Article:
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Insights from our Reframing Race session

Following the launch of Reframing Race’s new guidance, "Contains Strong Language" on July 18, 2023, we reflect on the session we had with Nina Kelly and Sanjiv Lingayah in June.


We held a free online #ReframingRace session presented by Sanjiv Lingayah and Nina Kelly. It was chaired by our Deputy Director, Sharmin Shajahan, on Tuesday, June 20, 2023.


The virtual session which focused on Reframing Race’s ground-breaking evidence-based study of attitudes towards 'race' and racism, had over 100 attendees drawn from our members and grantees.


The large turnout reflected a healthy concern among members of the Black and Minoritised communities with issues about race and how discussions around it are framed.

The report, "Testing Times: Messages to Reframe Race" undertaken with funding from Joseph Rowntree Foundation and Paul Hamlyn Foundation and hosted by Voice4Change is the largest, most comprehensive study of its kind, especially in the way it illuminates mainstream views on race and racism in England and Scotland.


Led by Sanjiv Lingayah and Nina Kelly, the report tested a representative sample of about 20,000 people across England and Scotland.


In their presentation, Sanjiv and Nina provided insights on how the research was conducted with emphasis on key questions like: “What does the world we want to see look like and how is ‘race’ treated in the press?


It also focused on building a network of reframers made up of advocates, stakeholders, community, PWLE; changing the story by exploring new frames and testing messages; collating existing research on public opinion; understanding how the public thinks about race and exploring the common grounds and contested spaces around ideas the mainstream public holds on our issues.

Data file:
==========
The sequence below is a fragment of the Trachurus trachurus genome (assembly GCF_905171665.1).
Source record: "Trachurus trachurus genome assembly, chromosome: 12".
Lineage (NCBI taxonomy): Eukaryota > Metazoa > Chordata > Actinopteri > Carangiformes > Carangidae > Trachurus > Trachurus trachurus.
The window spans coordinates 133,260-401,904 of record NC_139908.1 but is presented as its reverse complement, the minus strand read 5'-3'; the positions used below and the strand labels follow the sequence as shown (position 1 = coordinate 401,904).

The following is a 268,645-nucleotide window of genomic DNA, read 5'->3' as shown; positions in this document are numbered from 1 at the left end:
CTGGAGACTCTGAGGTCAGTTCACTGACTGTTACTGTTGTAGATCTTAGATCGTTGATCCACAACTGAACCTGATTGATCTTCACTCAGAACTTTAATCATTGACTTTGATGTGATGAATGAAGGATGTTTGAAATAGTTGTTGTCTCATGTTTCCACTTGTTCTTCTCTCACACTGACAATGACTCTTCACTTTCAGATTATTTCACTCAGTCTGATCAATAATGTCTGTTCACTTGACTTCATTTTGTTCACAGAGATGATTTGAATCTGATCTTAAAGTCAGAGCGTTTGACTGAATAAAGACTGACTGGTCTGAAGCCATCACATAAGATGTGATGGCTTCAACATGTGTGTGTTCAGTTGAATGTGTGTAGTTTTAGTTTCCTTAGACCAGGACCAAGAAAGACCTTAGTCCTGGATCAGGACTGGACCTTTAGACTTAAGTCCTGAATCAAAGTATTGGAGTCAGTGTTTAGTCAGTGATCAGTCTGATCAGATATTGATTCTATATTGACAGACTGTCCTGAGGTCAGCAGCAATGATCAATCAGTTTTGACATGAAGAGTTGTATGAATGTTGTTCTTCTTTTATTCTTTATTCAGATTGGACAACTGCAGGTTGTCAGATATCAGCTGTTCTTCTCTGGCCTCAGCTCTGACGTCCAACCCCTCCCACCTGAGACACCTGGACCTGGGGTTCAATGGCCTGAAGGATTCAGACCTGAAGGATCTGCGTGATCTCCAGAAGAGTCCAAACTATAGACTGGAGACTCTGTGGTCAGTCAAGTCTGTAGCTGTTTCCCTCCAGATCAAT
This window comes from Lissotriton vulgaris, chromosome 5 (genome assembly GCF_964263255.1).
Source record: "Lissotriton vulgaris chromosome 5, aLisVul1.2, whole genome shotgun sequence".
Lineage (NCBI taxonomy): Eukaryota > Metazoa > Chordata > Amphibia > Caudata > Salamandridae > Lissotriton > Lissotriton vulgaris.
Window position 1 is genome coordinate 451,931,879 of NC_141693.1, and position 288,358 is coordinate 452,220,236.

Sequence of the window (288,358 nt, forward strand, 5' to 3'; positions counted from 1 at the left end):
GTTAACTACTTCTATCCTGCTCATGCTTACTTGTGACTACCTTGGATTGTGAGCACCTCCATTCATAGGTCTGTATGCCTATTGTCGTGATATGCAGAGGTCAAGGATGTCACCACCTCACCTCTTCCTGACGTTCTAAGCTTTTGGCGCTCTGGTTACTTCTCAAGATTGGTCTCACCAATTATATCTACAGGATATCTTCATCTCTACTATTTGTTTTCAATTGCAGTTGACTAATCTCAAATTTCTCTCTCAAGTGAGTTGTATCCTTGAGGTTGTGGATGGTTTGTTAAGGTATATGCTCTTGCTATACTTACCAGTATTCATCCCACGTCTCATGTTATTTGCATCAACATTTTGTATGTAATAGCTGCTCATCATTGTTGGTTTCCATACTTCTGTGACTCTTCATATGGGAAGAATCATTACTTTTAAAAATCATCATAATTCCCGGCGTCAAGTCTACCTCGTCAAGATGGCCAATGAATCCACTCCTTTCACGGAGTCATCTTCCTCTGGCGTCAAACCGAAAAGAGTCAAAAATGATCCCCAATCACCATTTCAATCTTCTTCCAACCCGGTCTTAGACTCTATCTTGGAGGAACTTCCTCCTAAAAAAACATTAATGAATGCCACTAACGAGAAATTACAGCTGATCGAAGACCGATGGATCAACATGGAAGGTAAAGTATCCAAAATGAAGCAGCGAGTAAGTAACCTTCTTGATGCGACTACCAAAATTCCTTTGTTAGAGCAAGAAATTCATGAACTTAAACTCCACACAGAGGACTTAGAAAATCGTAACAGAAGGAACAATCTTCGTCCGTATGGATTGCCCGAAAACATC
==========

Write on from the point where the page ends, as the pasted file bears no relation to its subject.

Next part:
They noted further in their presentation that findings from the research indicated that there is a need to reframe how descriptors are used especially when it comes to Black and Minoritised people – we should “talk about people, e.g., ‘ethnic minority people’ rather than describing them just as ‘Ethnic minorities’ because Ethnic minorities’ and other whole-population descriptors (e.g., ‘Blacks’) dehumanises people who experience racism.”


Some of the insights that they shared from the research include the following:

· 40% believe: some ethnic groups are naturally harder working than others

· 30% in England believe: someone’s ‘race’ tells you something about their character

· 20% in England believe: some ‘races’ are born less intelligent than others.


Positive outcomes shared included the belief by respondents that:

· 90%+ everyone in our society, regardless of race or ethnicity, has a shared humanity and should be treated with dignity

· 80%+ All of us, regardless of race or ethnicity, deserve justice to be served, including righting wrongs from the past

· 90%+ UK / Scottish Government has responsibility to end racism.

The ultimate purpose of the research is to use this new understanding of public thinking to build demand for the solutions needed to end racism. As Sanjiv and Nina put it: “new ways of talking about racism can lead to new ways of listening.” To learn more about the language, metaphors and statistics that were most persuasive in moving people towards an anti-racist position, click here to read and download the full report


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